It goes down to the... This is not a... Well, I'm going to say it's not a numbers game. It is, but it's not. It's not about how many people so much as who are the people and what are they doing, and so what you do to engage with those people that you want. Facebook groups is maybe one of the most unique and maybe the most beneficial in terms of creating engagement. I'm in a few of them myself. Some of the ones that I am in, I went to a website to look for information, I got what I needed, but an option was "Join our Facebook group to join with others, like-minded people," whatever, however they push me over there. And the dialogue that's happening in those Facebook groups is consumer to consumer. "I use a product. I don't know, can I do this with it? Can I do that? Has anybody tried, anybody experienced?" In a different way than you would if I was putting something in the chat box that's on the company's website, which will get me back a very solid answer, but it's the corporate response, versus if I'm in a group with you and I post a question, and Adrian responds as an actual user of the product and tells me what his experiences were, it's a very different way of doing it. Now, those are monitored and managed. You don't just set it and forget it. It still has to have something. You want the dialogue to be kind and forward-thinking and respectful, so you want to have some rules around what you do so you don't get inappropriate information being shared. But it allows the business to still operate publicly. They've got their website, they may have their traditional Facebook page, but they've created this point of entry for their consumers to engage with each other, and acts as that trust factor. This is a group that all came together. We would be sitting around the kitchen table chatting about something; we're doing it in this online space. Yes, you can monetize some of these things. You can add some dollars behind it to boost the post, so it appears in front of people and increases your chances of being seen, and all the back end that happens there. But content still needs to be good. There still needs to be a reason for people to engage with it. You want them to do something with the information that they're seeing, whether that's... You asked me before we got online, what do I think... What can it be used for? I think it's become an incredible tool for advocacy and for fundraising and for putting out information and asking people to take action in an immediate way. I saw an interesting post. I clicked for more information. I believe in this cause. I'm going to make a donation, or I'm going to sign up for... or whatever that might be. There's this real opportunity for some instantaneous response. Watching it and paying attention to it, it moves quick by comparison with LinkedIn, that lingers a little bit longer because it's not a fast-moving platform. In the time that we've been on today, there's probably been 25,000, 30,000 posts in our circle, between all the groups that we are in. That's incredibly difficult to maintain as a consumer of it. But as a social media manager or the person that's responsible for it, you have to pay attention to where that conversation is taking, who's responding to it, what are you doing with it, and using it to create the connection from a business perspective to your brand. I don't see it... I don't see that purpose changing. I think it will still be there for that. As consumers, as users of Facebook, we control so much of how we choose to interact with it. From a marketing standpoint, we have to recognize that the consumer has all the control in that platform.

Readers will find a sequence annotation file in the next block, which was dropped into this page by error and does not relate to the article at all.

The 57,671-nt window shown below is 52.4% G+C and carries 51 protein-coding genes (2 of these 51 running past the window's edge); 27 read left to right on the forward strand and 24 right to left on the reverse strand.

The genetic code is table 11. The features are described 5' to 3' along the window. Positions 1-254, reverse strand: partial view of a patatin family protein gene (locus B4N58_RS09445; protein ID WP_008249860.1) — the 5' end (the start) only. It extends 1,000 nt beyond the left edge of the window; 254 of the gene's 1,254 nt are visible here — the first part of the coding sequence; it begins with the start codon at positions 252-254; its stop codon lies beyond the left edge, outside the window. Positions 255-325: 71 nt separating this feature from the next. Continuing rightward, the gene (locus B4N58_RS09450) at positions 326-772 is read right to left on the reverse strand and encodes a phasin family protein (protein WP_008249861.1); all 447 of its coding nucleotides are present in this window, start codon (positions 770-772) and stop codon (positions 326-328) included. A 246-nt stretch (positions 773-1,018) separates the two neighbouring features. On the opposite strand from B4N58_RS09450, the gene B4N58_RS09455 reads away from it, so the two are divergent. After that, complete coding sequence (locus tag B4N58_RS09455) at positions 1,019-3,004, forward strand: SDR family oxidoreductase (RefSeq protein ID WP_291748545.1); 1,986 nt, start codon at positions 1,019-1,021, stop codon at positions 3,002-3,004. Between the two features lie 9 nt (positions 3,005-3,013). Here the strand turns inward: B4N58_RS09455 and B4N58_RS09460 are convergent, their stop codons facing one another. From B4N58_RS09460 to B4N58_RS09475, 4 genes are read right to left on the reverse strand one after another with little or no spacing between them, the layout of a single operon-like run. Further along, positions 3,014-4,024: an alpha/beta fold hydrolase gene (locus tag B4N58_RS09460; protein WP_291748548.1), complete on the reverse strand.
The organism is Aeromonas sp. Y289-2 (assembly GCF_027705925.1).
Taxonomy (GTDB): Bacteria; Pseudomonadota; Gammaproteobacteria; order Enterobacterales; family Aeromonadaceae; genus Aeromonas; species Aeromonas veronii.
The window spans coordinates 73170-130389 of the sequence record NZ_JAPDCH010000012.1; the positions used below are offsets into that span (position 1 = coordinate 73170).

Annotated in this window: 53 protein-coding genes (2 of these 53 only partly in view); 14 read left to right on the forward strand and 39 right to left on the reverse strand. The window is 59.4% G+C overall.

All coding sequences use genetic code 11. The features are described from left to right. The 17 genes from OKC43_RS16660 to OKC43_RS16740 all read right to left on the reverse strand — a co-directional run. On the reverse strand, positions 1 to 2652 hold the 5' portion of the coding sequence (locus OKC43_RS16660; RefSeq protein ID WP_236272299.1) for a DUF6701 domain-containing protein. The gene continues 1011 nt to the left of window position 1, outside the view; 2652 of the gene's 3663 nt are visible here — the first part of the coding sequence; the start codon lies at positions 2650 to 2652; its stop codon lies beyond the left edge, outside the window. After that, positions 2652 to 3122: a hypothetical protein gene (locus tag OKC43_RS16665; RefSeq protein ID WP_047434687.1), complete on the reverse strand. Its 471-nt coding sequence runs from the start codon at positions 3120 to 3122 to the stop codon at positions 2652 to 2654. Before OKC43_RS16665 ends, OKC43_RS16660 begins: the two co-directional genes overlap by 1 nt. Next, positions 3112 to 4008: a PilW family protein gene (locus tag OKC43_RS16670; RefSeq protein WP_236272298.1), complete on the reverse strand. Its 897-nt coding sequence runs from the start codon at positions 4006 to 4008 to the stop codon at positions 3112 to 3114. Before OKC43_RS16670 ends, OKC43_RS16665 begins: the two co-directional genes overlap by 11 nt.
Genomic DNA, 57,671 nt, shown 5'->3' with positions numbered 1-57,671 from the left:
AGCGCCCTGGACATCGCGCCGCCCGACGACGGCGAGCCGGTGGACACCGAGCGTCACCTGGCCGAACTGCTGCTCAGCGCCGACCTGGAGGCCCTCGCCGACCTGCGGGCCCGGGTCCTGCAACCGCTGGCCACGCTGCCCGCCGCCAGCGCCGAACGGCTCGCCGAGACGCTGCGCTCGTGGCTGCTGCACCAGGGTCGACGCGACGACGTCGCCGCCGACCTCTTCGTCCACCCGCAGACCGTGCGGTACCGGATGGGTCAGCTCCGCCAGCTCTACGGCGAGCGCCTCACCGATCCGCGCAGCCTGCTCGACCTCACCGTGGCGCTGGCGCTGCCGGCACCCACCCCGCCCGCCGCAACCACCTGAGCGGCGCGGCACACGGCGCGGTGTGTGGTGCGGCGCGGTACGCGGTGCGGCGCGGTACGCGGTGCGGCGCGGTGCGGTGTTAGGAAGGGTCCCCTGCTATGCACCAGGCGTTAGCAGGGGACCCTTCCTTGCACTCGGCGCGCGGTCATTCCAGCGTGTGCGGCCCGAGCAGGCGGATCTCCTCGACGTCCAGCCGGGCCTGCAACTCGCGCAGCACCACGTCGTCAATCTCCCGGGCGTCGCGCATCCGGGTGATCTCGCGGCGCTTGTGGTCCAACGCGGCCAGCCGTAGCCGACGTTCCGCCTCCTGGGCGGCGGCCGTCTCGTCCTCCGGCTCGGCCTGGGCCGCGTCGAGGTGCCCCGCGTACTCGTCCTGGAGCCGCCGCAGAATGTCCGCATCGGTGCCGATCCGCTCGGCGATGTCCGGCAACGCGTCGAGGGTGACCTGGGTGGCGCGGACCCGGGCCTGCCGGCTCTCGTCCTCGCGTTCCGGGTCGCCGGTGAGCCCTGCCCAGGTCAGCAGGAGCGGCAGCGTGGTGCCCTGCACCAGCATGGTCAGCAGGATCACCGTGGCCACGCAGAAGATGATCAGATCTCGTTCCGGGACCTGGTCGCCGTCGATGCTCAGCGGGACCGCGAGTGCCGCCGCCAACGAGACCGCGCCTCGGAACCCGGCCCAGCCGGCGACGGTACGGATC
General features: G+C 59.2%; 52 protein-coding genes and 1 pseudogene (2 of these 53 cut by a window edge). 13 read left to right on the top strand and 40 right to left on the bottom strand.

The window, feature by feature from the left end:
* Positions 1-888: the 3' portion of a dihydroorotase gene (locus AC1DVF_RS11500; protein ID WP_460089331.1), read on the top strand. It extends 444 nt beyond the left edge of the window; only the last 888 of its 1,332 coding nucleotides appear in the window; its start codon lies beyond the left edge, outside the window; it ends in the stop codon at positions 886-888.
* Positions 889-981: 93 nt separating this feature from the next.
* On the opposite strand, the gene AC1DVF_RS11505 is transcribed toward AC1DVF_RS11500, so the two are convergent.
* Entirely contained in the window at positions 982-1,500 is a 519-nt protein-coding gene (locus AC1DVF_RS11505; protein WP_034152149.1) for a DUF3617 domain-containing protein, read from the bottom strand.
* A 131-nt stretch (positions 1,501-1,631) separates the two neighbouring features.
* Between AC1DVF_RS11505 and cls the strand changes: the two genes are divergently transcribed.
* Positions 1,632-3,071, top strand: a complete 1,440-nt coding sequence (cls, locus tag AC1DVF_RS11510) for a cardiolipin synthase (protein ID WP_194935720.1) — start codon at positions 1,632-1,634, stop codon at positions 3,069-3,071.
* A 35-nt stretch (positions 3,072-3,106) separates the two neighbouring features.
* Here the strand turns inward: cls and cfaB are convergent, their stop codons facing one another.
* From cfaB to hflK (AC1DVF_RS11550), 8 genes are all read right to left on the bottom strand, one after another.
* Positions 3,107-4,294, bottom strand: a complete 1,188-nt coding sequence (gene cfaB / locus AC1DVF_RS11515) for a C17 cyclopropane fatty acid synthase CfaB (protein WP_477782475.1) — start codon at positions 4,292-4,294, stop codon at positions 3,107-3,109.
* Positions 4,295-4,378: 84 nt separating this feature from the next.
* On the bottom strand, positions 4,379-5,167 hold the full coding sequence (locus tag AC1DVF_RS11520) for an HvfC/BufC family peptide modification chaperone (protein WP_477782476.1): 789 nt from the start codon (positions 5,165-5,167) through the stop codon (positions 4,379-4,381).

Adrian McIntyre:

That's a very important point. I think most people don't realize the extent to which what you see in your own News Feed is a reflection of the actions you have taken on the app and on the broader internet, although there have been some changes in regulations, and certainly the iOS 14 update changed some of the reporting of data that allowed Facebook to do some of the more advanced things that were happening in the background. But what happens is you view a website that you're interested in, and Facebook will adjust what you're seeing, not only because there are retargeting ads, so that website's ads will show up in your feed, that's obvious, but there's less obvious things. You like certain types of posts, you engage in certain groups, you use certain words, and what you're seeing reflected back to you is a reflection of who you are. This can be an uncomfortable realization for people who would like to blame the platform and call the platform toxic. I will agree that there has been a proliferation of toxic content on the platform, and we may see some. I don't know, I don't have a very clear crystal ball, but we may see some further conversations about this as antitrust investigations and things get into some of what's been going on over the last five years or so. Fine. We'll watch that as it happens. But please know that what you're seeing reflected back to you is a byproduct of what you have, in fact, done. Your Facebook feed, Abbie, and my Facebook feed are different. Although you and I are like-minded on a number of things, we're probably not on many, many other things, and we don't have the same experience on Facebook. It's something that a business needs to really grapple with. Yes, it's an echo chamber. People see more of what they like. Socially, is that good or bad? Let's set that aside for a second. I think that's a valid question, but that's not really what we're here to talk about. Practically, be in the echo chambers of the people who resonate with your message and create content that gets them emotionally engaged. Please do it responsibly. But as you suggested, I think, we have to acknowledge that social media in general, and Facebook in particular, have become very, very good at working with our basest emotions. The whole entire platform has essentially been constructed that way.